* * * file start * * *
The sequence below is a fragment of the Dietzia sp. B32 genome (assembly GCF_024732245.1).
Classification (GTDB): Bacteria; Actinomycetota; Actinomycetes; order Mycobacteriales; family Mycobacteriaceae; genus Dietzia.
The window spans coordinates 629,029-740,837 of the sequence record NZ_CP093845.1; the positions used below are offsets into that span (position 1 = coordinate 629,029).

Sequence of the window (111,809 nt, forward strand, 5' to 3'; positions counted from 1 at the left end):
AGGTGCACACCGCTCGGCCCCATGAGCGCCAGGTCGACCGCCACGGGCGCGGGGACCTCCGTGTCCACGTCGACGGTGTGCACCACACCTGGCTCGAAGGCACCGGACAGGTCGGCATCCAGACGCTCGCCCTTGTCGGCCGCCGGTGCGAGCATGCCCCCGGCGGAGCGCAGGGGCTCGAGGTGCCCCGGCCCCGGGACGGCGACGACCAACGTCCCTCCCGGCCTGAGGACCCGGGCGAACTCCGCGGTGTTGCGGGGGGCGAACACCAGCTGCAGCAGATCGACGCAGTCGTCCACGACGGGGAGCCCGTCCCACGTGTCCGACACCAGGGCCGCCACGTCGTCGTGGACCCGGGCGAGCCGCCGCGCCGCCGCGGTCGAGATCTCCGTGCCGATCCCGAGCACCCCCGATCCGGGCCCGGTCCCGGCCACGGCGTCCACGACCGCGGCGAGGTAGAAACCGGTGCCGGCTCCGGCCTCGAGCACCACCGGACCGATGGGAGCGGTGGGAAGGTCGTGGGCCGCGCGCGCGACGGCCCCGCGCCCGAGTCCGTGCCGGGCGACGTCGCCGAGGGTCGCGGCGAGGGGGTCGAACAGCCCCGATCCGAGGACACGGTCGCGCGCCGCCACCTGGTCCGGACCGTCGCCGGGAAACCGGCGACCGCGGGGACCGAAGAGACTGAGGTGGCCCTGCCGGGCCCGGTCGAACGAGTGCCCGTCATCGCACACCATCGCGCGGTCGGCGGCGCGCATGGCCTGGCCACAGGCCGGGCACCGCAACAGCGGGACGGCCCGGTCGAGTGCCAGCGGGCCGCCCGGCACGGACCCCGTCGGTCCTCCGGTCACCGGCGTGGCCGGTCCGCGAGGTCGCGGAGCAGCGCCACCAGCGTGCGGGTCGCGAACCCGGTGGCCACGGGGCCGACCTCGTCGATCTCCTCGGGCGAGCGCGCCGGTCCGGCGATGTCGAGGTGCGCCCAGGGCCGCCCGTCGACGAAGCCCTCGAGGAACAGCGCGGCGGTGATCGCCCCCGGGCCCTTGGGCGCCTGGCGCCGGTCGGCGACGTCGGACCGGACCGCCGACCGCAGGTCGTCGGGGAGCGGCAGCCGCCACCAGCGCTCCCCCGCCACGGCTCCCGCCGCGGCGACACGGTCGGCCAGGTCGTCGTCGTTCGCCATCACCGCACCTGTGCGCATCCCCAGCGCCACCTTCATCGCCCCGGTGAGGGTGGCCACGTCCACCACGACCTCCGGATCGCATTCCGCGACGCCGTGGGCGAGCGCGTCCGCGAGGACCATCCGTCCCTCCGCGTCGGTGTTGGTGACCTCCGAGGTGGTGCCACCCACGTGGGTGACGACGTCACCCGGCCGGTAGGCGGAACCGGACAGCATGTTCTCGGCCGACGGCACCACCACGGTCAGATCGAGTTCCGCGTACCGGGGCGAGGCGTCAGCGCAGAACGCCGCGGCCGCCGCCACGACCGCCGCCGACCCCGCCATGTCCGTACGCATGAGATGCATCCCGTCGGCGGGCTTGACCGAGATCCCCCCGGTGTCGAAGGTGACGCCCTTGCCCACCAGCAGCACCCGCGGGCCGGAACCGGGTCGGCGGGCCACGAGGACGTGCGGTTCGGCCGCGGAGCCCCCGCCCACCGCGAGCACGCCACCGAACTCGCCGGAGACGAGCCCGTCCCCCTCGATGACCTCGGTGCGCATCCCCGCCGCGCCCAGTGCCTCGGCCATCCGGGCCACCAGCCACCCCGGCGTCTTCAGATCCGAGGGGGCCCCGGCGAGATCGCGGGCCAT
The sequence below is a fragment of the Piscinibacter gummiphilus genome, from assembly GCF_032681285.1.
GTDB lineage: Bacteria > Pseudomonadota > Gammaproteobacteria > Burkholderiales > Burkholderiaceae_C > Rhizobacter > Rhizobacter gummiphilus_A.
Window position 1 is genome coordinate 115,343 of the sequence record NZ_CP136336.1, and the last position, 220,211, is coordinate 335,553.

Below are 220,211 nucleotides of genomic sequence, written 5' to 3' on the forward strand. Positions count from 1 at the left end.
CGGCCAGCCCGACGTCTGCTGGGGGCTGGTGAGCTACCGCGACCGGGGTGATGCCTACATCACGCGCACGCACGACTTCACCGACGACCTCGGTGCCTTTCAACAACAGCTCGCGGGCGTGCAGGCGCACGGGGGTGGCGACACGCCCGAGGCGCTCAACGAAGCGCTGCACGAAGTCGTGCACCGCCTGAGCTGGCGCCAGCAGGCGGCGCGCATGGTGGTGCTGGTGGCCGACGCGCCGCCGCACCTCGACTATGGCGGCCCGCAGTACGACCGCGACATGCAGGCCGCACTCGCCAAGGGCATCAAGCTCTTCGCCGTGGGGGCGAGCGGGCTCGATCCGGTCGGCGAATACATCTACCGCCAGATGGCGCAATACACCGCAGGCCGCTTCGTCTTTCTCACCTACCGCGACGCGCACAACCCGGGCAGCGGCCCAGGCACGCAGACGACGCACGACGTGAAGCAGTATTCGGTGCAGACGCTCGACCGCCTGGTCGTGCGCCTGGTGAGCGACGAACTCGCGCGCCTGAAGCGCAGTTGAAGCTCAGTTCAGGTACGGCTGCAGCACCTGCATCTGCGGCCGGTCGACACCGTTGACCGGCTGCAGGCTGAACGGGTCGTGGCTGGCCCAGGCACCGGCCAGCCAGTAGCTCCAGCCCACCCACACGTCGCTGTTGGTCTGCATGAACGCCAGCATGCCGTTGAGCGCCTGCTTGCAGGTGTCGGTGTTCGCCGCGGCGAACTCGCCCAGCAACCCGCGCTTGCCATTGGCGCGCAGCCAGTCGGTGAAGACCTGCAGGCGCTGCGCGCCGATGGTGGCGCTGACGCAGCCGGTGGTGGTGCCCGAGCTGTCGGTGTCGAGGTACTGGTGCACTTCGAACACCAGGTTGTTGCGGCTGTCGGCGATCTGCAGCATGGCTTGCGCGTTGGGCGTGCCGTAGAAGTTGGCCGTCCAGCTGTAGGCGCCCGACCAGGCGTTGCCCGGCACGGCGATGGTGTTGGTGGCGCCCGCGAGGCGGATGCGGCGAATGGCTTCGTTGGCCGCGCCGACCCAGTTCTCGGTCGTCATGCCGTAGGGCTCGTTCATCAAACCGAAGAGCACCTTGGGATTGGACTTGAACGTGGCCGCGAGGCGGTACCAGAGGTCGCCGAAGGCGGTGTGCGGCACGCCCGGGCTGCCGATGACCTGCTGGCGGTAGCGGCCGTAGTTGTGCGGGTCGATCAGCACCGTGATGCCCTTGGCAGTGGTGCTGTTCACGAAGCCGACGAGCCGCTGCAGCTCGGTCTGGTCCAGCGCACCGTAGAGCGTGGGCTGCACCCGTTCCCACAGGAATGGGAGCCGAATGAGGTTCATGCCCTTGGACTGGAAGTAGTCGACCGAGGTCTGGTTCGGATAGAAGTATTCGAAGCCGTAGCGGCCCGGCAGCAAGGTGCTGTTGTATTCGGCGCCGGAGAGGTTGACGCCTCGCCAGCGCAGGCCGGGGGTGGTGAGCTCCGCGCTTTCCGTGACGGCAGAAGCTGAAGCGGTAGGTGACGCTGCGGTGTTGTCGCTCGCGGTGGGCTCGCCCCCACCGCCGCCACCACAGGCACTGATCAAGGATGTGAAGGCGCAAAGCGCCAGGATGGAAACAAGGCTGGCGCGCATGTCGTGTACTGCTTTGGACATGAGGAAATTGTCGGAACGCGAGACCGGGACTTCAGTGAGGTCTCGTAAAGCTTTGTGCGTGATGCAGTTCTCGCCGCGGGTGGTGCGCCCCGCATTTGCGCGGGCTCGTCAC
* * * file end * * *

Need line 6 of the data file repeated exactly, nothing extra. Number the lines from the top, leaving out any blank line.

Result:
The sequence below is a fragment of the Piscinibacter gummiphilus genome, from assembly GCF_032681285.1.